There’s a place somewhere between the overdone, show-off prose of some “literary” fiction, and the merely serviceable, pulp genre stuff. In either case, the language can kick you out of the story. “That’s a beautiful sentence!” you think. Or “This is godawful stuff.” It doesn’t matter which, because the same thing happens. For a moment, you’ve forgotten what you’re reading.
Attica Locke’s Black Water Rising inhabits a middle place, where the prose is luscious in service of the story, not merely for its own sake. Locke tells an absorbing tale while giving the reader some fine turns of phrase to enjoy.
Houston in the early 1980’s was not the diverse city it is now. There, business is not great for Jay Porter, an African American attorney. His clients don’t always pay. His most promising case is a black hooker who says she was involved with a white politician, but she could be lying.
Jay’s got a wife he loves and a baby on the way. He just wants to stay under the radar. The last thing he needs is trouble in any form, such as politics, race relations, or an elusive white woman who may or may not be a murderer.
But Jay is a good man. He can’t resist helping when he’s needed, so he’s roped into saving the woman’s life. He’s also roped into representing a young black kid who was beaten by whites in the midst of a dockworkers union struggle. More roping: the union is divided between black and white, and they need someone to talk to the mayor.
And Jay knows her. Personally.
Now Jay’s life becomes even more complicated, with threats, a strange man in a dark-colored Ford, and a missing, unregistered gun that happens to be Jay’s. He has a few behinds to save, and one of them is his.
Houston 1981 is so clearly drawn in Locke’s story that it seems she must have been there, but she was too young then to have known the history her book tells. In the acknowledgements, she thanks her father for “accepting phone calls at all hours to answer my many questions about Houston and the civil rights movement.” This makes me wonder if, although her characters are fictional, some of what her father saw may have become what Porter sees.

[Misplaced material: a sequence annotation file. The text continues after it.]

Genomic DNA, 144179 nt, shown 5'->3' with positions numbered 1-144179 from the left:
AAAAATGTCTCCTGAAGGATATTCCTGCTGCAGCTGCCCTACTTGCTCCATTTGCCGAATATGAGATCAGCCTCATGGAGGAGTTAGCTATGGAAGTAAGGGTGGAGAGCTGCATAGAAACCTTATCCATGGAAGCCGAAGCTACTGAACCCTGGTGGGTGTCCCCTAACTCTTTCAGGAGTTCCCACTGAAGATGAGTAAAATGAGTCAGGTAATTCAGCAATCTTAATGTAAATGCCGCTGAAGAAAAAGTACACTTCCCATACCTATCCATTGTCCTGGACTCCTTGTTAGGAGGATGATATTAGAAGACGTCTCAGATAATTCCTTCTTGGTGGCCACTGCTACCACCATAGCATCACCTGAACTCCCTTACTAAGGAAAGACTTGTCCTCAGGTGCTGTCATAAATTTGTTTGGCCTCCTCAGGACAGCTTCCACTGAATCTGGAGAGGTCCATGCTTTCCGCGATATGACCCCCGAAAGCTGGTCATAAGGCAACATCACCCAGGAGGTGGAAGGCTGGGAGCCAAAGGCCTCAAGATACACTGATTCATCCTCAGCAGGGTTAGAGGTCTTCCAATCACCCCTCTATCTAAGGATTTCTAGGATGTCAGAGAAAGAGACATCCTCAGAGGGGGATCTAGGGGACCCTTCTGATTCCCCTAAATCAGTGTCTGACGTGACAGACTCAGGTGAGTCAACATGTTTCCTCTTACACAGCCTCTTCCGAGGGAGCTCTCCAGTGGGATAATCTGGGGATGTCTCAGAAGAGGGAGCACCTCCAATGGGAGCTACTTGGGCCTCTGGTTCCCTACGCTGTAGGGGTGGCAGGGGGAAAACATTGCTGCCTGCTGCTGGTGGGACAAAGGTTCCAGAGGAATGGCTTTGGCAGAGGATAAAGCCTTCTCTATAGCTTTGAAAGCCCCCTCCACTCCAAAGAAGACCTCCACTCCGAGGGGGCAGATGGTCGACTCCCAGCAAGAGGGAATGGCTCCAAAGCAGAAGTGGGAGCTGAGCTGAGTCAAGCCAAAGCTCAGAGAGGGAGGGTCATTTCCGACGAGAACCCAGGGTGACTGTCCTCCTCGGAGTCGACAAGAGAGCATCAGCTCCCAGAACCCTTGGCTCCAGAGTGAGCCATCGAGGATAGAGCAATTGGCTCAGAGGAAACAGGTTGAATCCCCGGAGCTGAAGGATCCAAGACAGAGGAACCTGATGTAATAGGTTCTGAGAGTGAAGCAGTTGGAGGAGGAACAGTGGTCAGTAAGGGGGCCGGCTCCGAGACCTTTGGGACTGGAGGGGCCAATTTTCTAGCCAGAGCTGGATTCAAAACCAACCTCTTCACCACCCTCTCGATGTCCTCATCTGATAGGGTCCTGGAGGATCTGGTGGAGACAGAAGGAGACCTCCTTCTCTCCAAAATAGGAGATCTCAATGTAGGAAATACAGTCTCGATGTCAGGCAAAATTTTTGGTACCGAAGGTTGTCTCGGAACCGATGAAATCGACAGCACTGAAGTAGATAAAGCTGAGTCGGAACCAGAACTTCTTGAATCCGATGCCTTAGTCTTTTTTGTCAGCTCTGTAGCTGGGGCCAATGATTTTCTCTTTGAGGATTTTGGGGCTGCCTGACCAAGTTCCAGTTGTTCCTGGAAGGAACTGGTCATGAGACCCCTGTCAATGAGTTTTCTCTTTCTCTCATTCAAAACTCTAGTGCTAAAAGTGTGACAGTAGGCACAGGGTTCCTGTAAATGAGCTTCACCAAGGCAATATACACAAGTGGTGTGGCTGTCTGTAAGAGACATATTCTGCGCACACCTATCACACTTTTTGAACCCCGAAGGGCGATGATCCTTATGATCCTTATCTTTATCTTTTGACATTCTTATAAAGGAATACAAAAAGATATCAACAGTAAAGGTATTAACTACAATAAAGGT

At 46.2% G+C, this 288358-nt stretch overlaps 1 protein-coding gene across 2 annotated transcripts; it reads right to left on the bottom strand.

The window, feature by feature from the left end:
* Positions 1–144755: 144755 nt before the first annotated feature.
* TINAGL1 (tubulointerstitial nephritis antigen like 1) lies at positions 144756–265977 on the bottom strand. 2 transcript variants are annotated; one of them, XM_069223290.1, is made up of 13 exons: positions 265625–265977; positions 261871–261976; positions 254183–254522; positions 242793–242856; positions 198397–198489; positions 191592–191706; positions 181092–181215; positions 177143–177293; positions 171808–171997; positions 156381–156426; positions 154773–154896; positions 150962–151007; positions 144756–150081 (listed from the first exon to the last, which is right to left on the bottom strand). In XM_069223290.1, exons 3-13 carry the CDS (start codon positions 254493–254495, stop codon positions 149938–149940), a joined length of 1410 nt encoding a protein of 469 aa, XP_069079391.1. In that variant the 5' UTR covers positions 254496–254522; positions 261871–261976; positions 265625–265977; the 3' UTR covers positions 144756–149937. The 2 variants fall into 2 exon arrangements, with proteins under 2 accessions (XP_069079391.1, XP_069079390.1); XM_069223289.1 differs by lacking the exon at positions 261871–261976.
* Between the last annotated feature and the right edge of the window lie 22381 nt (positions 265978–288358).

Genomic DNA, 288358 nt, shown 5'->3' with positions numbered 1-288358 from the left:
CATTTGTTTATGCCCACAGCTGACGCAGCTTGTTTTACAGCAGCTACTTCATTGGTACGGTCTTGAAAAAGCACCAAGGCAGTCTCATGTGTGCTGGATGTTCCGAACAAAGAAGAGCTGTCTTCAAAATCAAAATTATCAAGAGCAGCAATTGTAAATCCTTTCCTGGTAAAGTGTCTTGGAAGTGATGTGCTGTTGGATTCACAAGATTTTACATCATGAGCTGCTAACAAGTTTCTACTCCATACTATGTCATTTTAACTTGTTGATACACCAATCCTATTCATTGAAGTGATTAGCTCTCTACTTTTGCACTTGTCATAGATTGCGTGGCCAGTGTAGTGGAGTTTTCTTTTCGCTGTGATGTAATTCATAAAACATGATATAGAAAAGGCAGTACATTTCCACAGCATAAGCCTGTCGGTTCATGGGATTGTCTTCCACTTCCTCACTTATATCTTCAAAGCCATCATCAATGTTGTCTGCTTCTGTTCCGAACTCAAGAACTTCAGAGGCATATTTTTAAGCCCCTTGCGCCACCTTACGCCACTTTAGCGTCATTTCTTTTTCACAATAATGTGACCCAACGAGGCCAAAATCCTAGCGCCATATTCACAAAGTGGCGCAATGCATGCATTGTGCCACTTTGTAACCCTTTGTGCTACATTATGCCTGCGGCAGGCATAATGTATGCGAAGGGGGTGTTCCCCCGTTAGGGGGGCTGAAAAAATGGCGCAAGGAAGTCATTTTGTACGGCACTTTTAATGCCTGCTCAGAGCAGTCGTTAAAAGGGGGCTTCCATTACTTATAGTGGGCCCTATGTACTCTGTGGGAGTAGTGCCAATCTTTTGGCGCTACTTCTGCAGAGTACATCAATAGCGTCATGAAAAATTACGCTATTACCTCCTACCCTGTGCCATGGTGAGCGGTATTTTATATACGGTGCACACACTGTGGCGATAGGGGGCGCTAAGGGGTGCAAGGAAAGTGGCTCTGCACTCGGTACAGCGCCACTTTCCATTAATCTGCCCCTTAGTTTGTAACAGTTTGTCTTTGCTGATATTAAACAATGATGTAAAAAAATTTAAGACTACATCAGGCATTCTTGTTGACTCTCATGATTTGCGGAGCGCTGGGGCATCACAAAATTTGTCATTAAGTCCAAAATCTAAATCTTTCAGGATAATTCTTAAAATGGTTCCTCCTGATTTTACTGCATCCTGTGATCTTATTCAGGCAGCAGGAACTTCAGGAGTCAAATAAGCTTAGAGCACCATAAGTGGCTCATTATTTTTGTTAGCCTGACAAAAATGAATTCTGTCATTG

Whatever the truth, the character of Jay Porter is vividly realized and deeply felt. He has given up the civil rights fight because it’s too hard and because there was so much betrayal, not just of himself but of his friends. He couldn’t beat the system so he’s trying to work within it, but the system is corrupt, and Jay—well, Jay isn’t.
Locke is a television and screen writer, and those skills add vivid cinematography to Jay Porter’s story. Locke weaves TV-style action, personal drama, history and politics into a compelling mystery.
Carefully researched and well told, Black Water Rising is Attica Locke’s first novel. The second, The Cutting Season, is on my “to read” list.
Petrea Burchard is a local Pasadena photographer, blogger, actress, voice-over talent and author. She contributes book reviews to Hometown Pasadena, for which we and our readers are very grateful. Find more Petrea doings, writings, and photography at PetreaBurchard.com and LivingVicuriously.
Camelot & Vine can be bought locally at Vroman’s, the Pasadena Museum of History, and Webster’s Fine Stationers in Altadena and Flintridge Bookstore and Coffeehouse. The ebook version is available for Kindle, Nook, iBooks, Kobo, Diesel, Smashwords, and the Sony eReader.